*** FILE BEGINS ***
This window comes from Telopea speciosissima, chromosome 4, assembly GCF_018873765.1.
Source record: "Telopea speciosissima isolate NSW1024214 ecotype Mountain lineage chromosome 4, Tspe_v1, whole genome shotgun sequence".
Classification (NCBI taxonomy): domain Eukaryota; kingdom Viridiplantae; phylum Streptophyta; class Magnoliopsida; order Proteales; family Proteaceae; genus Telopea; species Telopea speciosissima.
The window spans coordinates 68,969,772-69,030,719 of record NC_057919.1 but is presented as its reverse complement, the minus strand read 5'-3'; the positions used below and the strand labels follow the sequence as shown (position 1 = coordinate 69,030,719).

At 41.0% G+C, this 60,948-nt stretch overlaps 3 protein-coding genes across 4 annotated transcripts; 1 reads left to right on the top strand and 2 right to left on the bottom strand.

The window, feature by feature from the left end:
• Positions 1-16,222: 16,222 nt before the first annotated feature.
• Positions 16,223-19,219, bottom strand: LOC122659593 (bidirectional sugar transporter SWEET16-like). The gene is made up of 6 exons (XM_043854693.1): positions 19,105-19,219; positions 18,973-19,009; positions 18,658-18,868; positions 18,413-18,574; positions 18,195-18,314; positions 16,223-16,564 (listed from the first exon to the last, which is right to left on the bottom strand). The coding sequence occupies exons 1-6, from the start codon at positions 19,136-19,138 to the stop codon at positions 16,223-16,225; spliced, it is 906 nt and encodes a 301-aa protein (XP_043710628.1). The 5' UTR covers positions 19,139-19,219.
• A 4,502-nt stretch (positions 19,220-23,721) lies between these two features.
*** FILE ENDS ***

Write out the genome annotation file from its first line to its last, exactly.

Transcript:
This window comes from Telopea speciosissima, chromosome 4, assembly GCF_018873765.1.
Source record: "Telopea speciosissima isolate NSW1024214 ecotype Mountain lineage chromosome 4, Tspe_v1, whole genome shotgun sequence".
Classification (NCBI taxonomy): domain Eukaryota; kingdom Viridiplantae; phylum Streptophyta; class Magnoliopsida; order Proteales; family Proteaceae; genus Telopea; species Telopea speciosissima.
The window spans coordinates 68,969,772-69,030,719 of record NC_057919.1 but is presented as its reverse complement, the minus strand read 5'-3'; the positions used below and the strand labels follow the sequence as shown (position 1 = coordinate 69,030,719).

At 41.0% G+C, this 60,948-nt stretch overlaps 3 protein-coding genes across 4 annotated transcripts; 1 reads left to right on the top strand and 2 right to left on the bottom strand.

The window, feature by feature from the left end:
• Positions 1-16,222: 16,222 nt before the first annotated feature.
• Positions 16,223-19,219, bottom strand: LOC122659593 (bidirectional sugar transporter SWEET16-like). The gene is made up of 6 exons (XM_043854693.1): positions 19,105-19,219; positions 18,973-19,009; positions 18,658-18,868; positions 18,413-18,574; positions 18,195-18,314; positions 16,223-16,564 (listed from the first exon to the last, which is right to left on the bottom strand). The coding sequence occupies exons 1-6, from the start codon at positions 19,136-19,138 to the stop codon at positions 16,223-16,225; spliced, it is 906 nt and encodes a 301-aa protein (XP_043710628.1). The 5' UTR covers positions 19,139-19,219.
• A 4,502-nt stretch (positions 19,220-23,721) lies between these two features.